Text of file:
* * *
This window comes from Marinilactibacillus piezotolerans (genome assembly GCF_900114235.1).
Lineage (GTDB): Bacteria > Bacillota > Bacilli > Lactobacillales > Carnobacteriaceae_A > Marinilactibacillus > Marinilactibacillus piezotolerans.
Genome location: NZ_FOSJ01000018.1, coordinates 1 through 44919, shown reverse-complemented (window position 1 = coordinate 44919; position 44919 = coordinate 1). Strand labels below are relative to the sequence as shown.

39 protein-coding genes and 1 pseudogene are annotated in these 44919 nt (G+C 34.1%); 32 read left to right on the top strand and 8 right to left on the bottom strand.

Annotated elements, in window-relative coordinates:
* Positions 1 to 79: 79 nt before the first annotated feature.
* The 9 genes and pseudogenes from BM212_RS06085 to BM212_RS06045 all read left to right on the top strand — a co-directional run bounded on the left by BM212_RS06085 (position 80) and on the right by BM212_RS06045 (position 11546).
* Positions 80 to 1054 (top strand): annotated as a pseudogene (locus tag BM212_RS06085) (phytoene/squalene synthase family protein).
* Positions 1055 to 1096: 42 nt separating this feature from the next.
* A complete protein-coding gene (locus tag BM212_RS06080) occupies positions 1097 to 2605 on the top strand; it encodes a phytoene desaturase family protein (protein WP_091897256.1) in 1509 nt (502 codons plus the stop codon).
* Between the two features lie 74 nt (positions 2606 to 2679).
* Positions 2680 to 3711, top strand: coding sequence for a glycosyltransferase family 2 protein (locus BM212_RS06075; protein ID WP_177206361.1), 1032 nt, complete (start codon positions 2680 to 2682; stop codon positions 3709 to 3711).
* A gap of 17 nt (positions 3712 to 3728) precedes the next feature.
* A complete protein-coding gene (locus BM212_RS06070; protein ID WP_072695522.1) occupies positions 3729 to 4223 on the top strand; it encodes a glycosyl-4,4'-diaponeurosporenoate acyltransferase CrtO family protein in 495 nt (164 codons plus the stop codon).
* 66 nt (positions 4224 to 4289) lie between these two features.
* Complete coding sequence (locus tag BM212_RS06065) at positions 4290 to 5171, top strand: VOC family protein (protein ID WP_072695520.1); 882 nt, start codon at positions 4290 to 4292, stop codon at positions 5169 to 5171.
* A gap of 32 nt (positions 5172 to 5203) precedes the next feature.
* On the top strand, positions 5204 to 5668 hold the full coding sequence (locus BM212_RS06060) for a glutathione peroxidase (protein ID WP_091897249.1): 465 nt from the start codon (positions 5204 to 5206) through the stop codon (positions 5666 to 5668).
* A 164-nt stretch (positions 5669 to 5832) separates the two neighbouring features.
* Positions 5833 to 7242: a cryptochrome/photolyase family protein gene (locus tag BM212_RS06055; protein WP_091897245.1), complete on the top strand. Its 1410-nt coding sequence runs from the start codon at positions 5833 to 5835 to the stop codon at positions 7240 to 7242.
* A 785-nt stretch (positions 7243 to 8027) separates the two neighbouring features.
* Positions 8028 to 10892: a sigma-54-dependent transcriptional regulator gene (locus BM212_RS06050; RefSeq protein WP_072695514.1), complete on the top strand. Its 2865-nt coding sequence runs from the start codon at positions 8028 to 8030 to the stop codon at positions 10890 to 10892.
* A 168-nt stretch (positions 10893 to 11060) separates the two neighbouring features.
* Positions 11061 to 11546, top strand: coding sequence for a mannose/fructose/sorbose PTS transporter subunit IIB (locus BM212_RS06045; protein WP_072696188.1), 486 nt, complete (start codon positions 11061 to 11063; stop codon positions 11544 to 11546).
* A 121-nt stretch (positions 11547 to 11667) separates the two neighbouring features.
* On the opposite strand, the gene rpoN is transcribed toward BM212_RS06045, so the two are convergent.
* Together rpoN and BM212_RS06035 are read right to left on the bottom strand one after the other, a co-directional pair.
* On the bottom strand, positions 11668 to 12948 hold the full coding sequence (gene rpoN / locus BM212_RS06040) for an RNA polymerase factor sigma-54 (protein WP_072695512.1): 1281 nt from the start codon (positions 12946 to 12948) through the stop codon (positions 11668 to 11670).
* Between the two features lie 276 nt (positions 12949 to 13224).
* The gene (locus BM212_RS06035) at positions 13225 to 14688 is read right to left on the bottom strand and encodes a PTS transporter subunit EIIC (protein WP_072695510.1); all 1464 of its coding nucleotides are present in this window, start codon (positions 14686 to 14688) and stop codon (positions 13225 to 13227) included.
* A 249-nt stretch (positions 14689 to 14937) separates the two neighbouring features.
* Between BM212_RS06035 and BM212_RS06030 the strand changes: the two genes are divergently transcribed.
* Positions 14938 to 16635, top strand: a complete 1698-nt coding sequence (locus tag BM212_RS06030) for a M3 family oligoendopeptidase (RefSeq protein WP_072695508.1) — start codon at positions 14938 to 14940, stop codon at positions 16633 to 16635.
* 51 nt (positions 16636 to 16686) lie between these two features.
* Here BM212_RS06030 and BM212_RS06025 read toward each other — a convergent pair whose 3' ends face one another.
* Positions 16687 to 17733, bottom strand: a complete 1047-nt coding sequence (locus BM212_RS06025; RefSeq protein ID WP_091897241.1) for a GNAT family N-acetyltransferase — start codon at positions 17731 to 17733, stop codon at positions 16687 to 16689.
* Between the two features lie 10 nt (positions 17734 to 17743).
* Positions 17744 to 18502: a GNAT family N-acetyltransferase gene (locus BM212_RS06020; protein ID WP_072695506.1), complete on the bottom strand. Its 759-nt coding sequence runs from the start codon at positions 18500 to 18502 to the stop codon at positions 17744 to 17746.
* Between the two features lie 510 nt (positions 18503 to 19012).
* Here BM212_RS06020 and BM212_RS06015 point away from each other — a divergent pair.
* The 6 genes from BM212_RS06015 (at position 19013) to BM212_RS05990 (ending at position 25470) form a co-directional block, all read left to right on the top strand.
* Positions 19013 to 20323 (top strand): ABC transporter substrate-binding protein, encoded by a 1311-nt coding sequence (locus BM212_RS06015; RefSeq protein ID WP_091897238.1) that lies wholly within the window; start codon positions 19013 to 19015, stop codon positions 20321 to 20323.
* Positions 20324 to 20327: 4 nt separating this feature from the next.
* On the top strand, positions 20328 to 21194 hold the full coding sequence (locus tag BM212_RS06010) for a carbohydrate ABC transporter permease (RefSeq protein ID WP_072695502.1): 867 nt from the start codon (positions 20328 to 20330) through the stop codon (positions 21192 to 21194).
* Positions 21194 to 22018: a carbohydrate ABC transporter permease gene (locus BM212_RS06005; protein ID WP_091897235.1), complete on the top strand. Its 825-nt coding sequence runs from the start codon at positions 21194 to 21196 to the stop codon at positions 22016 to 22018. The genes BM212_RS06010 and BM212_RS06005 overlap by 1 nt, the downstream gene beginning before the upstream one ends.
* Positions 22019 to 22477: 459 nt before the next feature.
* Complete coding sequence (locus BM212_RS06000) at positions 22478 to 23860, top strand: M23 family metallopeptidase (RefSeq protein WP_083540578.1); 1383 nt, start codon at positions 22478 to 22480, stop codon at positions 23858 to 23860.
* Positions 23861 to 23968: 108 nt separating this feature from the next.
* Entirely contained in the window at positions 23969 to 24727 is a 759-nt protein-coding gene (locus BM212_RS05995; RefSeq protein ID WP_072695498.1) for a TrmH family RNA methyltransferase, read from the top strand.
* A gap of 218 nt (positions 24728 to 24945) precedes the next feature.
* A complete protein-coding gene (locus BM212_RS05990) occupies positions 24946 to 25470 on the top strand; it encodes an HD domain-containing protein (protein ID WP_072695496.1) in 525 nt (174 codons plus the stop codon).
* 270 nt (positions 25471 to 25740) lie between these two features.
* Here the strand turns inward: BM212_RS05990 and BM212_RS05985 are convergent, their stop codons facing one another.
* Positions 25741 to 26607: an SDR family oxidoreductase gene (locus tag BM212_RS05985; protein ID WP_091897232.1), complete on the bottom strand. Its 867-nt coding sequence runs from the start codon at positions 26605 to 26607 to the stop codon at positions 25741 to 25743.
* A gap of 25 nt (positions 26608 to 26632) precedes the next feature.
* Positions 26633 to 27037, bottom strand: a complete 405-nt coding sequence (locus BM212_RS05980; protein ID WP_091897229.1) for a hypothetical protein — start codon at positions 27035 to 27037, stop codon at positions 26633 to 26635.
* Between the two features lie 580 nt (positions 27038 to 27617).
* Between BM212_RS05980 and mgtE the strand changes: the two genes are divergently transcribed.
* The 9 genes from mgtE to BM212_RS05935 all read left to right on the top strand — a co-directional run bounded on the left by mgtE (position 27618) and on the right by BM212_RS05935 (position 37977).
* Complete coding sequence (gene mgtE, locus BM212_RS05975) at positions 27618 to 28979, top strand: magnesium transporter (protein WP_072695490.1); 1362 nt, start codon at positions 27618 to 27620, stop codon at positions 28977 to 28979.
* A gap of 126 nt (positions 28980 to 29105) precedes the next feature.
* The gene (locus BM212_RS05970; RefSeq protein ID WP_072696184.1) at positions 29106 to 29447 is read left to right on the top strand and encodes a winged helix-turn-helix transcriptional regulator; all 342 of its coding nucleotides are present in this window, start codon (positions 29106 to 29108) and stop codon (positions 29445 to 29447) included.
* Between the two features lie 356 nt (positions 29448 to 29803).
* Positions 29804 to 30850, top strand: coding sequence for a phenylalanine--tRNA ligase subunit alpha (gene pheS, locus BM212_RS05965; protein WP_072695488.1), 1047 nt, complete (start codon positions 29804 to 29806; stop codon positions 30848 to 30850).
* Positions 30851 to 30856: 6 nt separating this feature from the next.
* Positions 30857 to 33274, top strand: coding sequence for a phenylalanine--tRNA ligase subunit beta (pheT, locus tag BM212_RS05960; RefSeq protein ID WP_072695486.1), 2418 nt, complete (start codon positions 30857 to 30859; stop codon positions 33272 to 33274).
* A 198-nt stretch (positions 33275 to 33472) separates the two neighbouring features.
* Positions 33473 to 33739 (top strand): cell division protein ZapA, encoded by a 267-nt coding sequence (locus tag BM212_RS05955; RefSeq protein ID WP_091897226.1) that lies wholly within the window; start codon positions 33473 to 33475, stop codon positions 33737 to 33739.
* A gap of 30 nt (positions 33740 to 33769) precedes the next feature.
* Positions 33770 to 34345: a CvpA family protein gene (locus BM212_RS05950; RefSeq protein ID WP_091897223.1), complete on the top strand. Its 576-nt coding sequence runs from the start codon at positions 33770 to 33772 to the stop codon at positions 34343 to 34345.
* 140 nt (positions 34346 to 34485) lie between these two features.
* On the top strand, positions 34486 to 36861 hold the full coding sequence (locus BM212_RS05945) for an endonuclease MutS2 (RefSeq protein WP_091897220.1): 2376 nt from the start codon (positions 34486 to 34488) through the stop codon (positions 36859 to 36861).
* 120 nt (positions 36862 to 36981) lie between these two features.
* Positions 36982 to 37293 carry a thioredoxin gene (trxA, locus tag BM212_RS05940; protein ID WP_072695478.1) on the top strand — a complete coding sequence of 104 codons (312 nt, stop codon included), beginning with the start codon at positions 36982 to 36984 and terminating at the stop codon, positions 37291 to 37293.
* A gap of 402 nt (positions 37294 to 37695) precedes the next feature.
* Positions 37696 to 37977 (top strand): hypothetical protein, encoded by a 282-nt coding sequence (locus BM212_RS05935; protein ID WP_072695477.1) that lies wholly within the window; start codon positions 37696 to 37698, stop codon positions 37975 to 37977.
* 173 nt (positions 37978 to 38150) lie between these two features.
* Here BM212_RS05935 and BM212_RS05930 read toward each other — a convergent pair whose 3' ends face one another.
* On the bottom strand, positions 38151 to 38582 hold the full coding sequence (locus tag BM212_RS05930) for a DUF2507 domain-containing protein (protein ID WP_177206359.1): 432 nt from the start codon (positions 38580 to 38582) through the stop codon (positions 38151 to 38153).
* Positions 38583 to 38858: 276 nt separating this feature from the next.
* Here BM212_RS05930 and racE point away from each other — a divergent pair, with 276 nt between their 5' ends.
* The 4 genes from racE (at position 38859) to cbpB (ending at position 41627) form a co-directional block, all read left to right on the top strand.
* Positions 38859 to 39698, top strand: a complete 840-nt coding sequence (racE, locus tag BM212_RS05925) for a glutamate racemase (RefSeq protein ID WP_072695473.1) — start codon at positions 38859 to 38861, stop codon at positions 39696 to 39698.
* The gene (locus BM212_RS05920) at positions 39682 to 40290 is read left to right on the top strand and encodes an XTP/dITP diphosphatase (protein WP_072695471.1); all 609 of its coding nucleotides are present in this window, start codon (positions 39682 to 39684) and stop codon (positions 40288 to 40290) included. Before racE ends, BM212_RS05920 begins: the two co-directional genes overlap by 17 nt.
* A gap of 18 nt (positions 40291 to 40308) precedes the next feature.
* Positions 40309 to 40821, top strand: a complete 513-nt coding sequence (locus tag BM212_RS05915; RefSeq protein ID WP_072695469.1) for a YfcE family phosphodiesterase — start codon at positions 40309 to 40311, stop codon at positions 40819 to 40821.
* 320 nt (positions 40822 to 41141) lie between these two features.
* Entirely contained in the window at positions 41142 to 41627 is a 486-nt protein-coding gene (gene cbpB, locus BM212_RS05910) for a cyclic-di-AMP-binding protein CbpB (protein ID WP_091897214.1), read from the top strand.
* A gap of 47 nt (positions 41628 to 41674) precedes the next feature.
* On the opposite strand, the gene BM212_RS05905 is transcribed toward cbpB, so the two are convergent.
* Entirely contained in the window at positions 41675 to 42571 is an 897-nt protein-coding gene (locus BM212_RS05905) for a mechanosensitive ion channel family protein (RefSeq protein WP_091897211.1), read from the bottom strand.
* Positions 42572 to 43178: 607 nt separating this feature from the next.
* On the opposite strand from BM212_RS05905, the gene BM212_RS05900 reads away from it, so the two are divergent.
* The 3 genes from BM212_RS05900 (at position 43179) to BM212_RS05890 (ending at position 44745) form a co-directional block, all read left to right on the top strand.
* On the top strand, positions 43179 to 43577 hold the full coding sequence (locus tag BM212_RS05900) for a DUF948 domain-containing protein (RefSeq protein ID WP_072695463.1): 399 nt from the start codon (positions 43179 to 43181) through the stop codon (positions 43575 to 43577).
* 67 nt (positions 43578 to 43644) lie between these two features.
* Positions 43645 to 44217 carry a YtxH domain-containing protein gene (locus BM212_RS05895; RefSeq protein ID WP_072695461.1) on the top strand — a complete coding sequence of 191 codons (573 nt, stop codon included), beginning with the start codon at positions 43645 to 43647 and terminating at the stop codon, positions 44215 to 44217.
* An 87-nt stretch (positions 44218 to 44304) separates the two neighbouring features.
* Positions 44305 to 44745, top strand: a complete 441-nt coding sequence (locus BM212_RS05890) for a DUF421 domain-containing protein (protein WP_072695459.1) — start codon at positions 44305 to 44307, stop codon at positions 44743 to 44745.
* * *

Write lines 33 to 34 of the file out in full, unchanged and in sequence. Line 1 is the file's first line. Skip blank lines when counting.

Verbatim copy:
* Positions 14938 to 16635, top strand: a complete 1698-nt coding sequence (locus tag BM212_RS06030) for a M3 family oligoendopeptidase (RefSeq protein WP_072695508.1) — start codon at positions 14938 to 14940, stop codon at positions 16633 to 16635.
* 51 nt (positions 16636 to 16686) lie between these two features.